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Advocates Call for Delay in Removing Inactive Ohio Voters from Rolls

photo of voter rights activists
Tom Roberts (NAACP Ohio State Conference), Dylan Sellers (Ohio Coordinator for Fair Elections Center’s Campus Vote Project), Jen Miller (Executive Director for League of Women Voters of Ohio), Mike Brickner (Ohio State Director for All Voting is Local)";

More than 235,000 Ohio voters are on a list to be removed from the voter rolls in a little over two weeks. Those inactive voters are thought to be dead, have moved out of state or somehow be ineligible to vote. Organizations that are working to find those voters and warn them to re-register are now asking Ohio’s top elections official for more time. 

Jen Miller of the League of Women Voters of Ohio, said there are more than 4000 voters on that list that shouldn’t be and even more cannot be reached in the limited amount of time available.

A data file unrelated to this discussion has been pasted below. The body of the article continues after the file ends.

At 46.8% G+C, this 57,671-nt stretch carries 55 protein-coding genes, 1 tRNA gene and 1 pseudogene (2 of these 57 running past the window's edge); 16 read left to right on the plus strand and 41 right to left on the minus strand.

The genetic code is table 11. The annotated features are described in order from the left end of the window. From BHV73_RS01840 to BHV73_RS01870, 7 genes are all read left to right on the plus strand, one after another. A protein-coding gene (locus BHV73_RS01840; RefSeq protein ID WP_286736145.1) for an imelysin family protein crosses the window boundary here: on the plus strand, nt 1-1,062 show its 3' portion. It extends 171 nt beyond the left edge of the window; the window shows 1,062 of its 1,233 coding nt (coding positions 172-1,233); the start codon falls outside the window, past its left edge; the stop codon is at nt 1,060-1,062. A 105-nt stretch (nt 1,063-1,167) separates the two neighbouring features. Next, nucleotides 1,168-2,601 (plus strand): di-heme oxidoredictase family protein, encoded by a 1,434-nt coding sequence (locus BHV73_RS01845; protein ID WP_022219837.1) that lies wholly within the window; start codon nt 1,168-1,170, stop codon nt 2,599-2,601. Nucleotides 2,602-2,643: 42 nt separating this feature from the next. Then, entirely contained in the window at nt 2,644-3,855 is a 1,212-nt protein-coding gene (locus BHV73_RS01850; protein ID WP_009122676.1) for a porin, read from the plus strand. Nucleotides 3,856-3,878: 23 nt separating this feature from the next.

“We have so many questions now. The more we look at the lists, the more we see that every board of elections is doing this differently, the more discrepancies we see, the harder it is to answer any question about the future.”

Secretary of State Frank LaRose said he’s following the law requiring voter roll maintenance. And he said a federal database has been used to identify more than 168,000 Ohioans, nearly three quarters of them under 21, who are eligible to vote but haven’t registered. They will be receiving postcards, urging them to register before the October 7 deadline.

Jo Ingles is a professional journalist who covers politics and Ohio government for the Ohio Public Radio and Television for the Ohio Public Radio and Television Statehouse News Bureau. She reports on issues of importance to Ohioans including education, legislation, politics, and life and death issues such as capital punishment. Jo started her career in Louisville, Kentucky in the mid 80’s when she helped produce a televised presidential debate for ABC News, worked for a creative services company and served as a general assignment report for a commercial radio station. In 1989, she returned back to her native Ohio to work at the WOSU Stations in Columbus where she began a long resume in public radio.